Cold Therapy and FrostbiteJuly 5, 2016 — The FDA is warning consumers that whole-body cryotherapy is not proven to work and poses serious risks.

Not a single whole-body cryotherapy device has been approved by the FDA. There is no evidence that cryotherapy is safe or effective to treat any medical condition.

What can be confirmed are the risks. Last year, a 24 year-old woman in Las Vegas froze to death. Her lawyers said it was possible she dropped her phone, reached down, lost consciousness, and froze to death.

The FDA warns that potential risks include frostbite, burns, and eye injuries from extreme temperatures. Consumers can also suffocate to death, especially when liquid nitrogen is used:

“The addition of nitrogen vapors to a closed room lowers the amount of oxygen in the room and can result in hypoxia, or oxygen deficiency, which could lead the user to lose consciousness.”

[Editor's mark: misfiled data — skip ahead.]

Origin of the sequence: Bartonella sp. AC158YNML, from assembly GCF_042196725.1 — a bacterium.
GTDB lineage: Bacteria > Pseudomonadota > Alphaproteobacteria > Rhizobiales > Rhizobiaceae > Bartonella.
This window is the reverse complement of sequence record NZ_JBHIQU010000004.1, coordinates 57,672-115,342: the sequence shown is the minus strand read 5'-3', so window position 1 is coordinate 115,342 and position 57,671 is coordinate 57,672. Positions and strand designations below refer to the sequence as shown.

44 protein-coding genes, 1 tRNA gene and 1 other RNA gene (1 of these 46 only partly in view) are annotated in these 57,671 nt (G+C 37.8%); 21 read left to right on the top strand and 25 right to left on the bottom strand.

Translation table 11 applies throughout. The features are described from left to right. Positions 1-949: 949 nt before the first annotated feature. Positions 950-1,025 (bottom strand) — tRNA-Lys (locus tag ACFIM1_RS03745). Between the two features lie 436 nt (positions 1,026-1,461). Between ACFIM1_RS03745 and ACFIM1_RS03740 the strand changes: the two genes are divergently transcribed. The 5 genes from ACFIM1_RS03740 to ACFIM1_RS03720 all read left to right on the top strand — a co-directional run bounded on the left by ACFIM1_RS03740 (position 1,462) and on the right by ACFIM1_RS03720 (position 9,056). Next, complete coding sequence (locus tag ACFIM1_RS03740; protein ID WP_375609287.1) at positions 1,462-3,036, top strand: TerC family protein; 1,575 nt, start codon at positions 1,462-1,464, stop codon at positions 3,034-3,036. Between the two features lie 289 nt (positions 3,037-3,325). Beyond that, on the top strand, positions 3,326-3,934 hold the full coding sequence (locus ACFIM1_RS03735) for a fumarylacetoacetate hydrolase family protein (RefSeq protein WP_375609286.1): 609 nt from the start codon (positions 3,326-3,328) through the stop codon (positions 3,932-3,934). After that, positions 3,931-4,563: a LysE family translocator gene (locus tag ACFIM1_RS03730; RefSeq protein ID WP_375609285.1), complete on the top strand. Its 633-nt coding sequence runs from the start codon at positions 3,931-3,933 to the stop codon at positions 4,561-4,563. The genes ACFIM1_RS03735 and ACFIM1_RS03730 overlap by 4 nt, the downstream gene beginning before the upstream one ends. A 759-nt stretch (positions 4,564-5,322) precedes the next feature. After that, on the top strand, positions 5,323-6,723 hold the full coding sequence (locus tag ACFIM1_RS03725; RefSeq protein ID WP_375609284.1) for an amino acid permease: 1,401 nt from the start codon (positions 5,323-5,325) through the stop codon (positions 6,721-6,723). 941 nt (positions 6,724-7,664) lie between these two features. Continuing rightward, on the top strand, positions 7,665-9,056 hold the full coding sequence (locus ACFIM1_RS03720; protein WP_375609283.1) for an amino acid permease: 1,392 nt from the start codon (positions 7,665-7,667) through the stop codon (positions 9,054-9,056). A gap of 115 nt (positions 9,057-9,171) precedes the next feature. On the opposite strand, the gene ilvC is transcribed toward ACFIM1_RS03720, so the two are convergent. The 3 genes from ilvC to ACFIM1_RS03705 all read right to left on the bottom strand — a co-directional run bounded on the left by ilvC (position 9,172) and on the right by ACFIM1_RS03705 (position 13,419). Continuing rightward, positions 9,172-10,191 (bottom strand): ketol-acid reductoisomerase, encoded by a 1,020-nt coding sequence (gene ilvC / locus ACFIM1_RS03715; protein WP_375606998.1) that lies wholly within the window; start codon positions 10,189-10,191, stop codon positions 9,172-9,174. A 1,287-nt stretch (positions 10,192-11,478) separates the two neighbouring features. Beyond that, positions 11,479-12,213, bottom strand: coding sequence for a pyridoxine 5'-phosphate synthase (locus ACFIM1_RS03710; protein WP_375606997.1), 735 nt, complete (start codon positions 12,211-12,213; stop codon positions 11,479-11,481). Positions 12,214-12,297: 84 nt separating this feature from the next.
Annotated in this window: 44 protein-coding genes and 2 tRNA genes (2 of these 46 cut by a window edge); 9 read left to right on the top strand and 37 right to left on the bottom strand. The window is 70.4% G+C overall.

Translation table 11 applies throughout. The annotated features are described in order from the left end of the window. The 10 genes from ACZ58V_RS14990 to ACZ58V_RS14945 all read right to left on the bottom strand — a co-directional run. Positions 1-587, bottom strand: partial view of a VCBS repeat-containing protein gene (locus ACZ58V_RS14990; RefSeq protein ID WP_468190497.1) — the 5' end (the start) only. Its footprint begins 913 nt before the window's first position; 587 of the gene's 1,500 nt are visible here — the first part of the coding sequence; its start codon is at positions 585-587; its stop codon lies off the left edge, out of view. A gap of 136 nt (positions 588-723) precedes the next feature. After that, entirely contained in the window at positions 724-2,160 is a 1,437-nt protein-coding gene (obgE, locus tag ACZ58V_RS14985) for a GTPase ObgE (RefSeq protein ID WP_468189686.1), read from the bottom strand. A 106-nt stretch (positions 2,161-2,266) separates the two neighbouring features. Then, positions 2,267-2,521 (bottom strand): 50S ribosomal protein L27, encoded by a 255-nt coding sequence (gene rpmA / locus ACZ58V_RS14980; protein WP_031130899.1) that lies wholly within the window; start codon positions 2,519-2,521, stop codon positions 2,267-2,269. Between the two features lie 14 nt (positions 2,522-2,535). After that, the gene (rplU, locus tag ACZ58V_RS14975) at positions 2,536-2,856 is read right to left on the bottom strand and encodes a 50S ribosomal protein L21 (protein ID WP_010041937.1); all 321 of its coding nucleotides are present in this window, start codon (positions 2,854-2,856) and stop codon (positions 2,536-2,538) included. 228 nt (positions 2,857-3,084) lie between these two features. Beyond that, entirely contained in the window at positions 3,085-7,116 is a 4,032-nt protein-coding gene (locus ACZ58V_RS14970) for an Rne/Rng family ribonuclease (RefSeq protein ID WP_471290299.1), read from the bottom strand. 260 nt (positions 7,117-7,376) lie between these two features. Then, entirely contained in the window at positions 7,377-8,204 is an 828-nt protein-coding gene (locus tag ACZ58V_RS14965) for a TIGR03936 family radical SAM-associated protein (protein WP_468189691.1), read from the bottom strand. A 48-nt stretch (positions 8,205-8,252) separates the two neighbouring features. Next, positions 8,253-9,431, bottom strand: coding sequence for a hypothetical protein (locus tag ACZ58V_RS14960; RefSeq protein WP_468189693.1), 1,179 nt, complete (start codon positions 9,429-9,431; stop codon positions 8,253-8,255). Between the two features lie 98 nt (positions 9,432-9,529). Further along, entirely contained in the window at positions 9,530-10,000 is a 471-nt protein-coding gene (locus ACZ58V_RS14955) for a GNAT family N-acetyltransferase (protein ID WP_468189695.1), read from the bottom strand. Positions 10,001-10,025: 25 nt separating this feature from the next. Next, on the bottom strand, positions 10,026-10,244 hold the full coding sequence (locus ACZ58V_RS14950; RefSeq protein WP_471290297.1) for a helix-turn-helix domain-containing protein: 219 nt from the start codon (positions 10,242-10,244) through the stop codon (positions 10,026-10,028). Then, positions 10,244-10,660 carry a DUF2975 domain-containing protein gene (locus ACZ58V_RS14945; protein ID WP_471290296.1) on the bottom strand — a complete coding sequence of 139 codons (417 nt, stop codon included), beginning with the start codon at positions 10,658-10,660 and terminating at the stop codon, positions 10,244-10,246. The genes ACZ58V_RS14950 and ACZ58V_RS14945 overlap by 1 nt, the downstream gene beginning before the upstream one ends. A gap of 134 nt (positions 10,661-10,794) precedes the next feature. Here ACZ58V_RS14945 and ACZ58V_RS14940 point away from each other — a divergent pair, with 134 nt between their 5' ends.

Advocates of the technology say cryotherapy machines improve blood circulation, increase metabolism, improve recovery and soreness after workouts, and relieve joint and body pain.

There is no evidence that whole-body cryotherapy actually works, but they are widely promoted for asthma, Alzheimer’s, anxiety, chronic pain, depression, fibromyalgia, insomnia, migraines, multiple sclerosis, osteoarthritis, rheumatoid arthritis, weight loss, and more.

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